Forecasting. Surprisingly overlooked, hugely strategic.
This may come as a surprise. Our target market companies are making anywhere up to $25+ million in revenue per year yet a lot of them still don’t forecast. It’s one of the reasons we can offer something unique to our clients. We see their financials as part of a bigger picture: their success. That can mean different things to different companies- some are planning on diversifying or shifting business models, some are wanting to scale and some are looking to exit. And all need the forecasting to do it successfully.
What’s covered in this blog:
- Why do you need to forecast?
- How cash flow forecasting helps in decision making.
- Create a budget/forecast.
- How to build a cash flow forecast.
- Reviewing a budget/forecast.
- Changing a budget/forecast.
Why is cash flow forecasting important for business owners?
According to U.S. Bureau of Labor Statistics, over 20% of small businesses fail in their first year and about half survive after five years. Of those that fail, 29% report failing because they ran out of cash.
Over 20% of small businesses fail in their first year and about half survive after five years. Of those, one-third report failing because they ran out of cash. Be like the other 71% and use cash flow forecasting.Source: U.S. Bureau of Labor Statistics
If you’ve been apart of a budgeting roundtable with me, you’re familiar with my race car analogy- think of your business like a race car. If you’re only looking in the rear-view mirror (a.k.a. using backward looking financials) you’re not likely going to win any races, or in this case you’re more likely to end up in that 29% of businesses who fail because they ran out of cash. Ultimately forecasting is about taking a proactive approach to your business:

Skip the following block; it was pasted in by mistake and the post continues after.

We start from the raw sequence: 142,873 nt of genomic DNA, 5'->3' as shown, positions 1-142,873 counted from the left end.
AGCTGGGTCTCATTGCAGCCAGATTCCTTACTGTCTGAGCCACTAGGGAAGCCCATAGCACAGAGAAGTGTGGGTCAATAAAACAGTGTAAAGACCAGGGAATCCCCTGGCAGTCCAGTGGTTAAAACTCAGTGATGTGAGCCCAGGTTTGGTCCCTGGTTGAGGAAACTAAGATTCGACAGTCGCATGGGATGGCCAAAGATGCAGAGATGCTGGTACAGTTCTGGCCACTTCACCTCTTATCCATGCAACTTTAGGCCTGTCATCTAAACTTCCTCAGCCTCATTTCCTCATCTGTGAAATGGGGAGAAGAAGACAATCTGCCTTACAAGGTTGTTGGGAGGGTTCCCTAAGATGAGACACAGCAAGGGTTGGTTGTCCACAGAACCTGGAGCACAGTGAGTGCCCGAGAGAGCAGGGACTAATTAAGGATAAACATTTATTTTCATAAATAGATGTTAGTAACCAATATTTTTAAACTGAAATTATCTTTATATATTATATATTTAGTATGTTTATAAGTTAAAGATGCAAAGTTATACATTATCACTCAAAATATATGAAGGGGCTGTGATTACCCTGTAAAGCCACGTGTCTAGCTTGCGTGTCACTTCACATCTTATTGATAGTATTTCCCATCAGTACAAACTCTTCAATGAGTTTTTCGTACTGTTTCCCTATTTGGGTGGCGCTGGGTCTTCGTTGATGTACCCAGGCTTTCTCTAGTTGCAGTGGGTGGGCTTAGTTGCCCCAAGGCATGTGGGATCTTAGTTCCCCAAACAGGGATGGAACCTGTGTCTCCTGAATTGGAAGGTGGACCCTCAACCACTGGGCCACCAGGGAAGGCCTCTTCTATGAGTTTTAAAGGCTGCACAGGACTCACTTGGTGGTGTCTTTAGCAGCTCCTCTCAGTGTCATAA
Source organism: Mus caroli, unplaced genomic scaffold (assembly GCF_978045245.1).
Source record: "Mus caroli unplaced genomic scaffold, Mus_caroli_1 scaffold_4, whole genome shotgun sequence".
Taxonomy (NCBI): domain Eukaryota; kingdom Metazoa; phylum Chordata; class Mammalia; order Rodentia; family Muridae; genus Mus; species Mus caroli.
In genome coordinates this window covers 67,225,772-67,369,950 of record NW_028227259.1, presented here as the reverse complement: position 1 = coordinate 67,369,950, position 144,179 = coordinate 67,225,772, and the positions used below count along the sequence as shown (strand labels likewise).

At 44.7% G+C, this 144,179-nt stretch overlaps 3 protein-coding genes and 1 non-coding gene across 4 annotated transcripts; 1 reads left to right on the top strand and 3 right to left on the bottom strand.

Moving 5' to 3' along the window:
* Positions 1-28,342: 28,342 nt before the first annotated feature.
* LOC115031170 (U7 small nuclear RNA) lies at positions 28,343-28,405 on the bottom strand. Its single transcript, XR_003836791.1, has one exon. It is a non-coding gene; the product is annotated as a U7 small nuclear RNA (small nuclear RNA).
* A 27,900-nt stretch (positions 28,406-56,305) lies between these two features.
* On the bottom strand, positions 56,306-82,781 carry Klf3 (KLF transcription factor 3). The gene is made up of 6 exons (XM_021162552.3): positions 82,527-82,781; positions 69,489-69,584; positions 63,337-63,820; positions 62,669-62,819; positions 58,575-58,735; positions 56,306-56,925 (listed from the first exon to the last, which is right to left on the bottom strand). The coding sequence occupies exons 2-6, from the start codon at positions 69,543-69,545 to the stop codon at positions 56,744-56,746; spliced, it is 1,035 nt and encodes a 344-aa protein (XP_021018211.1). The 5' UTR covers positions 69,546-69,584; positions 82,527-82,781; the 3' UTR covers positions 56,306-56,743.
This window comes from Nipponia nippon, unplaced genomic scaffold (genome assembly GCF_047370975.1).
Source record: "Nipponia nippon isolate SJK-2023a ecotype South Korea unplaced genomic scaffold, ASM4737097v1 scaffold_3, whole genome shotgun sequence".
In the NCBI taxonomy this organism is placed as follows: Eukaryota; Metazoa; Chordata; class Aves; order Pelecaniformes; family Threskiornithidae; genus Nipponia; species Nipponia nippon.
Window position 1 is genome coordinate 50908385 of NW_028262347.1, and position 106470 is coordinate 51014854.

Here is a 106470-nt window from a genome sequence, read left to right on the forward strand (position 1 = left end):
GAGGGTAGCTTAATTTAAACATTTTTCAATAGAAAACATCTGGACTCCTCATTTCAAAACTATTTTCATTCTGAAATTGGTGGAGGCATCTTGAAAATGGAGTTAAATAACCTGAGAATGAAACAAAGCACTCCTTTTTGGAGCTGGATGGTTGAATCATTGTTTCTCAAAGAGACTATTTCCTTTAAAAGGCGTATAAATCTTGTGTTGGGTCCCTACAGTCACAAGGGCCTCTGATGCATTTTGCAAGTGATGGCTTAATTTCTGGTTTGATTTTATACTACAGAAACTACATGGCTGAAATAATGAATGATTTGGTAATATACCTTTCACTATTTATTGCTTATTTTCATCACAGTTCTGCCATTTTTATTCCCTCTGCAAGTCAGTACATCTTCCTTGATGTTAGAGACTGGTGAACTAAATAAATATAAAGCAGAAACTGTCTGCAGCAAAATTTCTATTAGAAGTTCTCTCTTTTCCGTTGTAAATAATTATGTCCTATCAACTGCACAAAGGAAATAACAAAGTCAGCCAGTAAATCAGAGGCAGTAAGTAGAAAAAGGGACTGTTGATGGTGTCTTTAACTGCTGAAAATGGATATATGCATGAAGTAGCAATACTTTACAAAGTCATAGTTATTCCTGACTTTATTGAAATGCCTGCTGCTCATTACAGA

- It’s how you monitor and manage cash flow.
- You can spot both opportunities and risks.
- It provides the chance to plan for both supply and demand needs.
- Understanding when and how a new hire might affect cash flow.
- It’s essential in introducing a new service or product.
How cash flow forecasting helps in decision making.
We polled our readers, and the top two reasons business owners performed regular cash flow forecasting: to prepare for cash flow droughts and to hire without worrying about how that might affect their cash.
How do I forecast for my business?
Budgeting and forecasting should go hand in hand. A budget is what you create one time for the year and you never change it. It’s your stake in the ground. Your forecast is driven by your budget; without it, you wouldn’t be able to accurately forecast.
Create your budget/forecast.
Just the process of creating a budget and a regular forecast holds incredible value.
It forces your team to sit down and think about what is in the pipeline for your company. Going through the budgeting process provides a deliberate time to strategize without getting sidetracked by the daily undertakings. It gives your team the space to really think about how you’re going to hit the targets you set.
Those goals are great but only if you have a tangible strategy in place for how you plan to achieve them, e.g. here’s how we plan to hit x number of customers by this date. You’re likely going to be wrong, but it’s not about having a perfect forecast, it’s about creating valuable conversation.
Begin by discussing your key assumptions based on the cash flow you expect then nail down your costs and drivers. Be clear about the purpose of the forecast and how it will be used.
Best Practices for Creating a Financial Forecast:
- Include all departments.
- Use top-down goals with bottom-up drivers.
- Be detailed about the line items that matter.
- Link your expenses to revenue and know your growth ratios, e.g. hire one person for every four new clients.
- Bridge your daily operations to your long-term financial goals, e.g. digital cost-per-action, daily prospect touches by your sales team, customer usage frequency etc.
How to Build Your Cash Flow Forecast
Forecasting should be a combination of accrual and cash-based predictions, based on where your company stands as of the prior month-end close. Follow these steps to build your cash flow forecast:
1. Add cash inflows:
Historical sales numbers are a good place to start, but only tell part of the story. Outline a realistic sales pattern and tie any delays to your forecast for income.
Predict when your current A/R accounts will pay their invoices and build those into the “A/R Collections” line. But don’t confuse cash with revenue. It is helpful to show your projected revenue for each month, but make sure that your ending cash balance formula does NOT include the total revenue (because it already includes the cash collections total).
2. Add cash outflows:
Tie your cash outflows to your forecast for expenses.
3. Add factors that change the movement/timing of cash: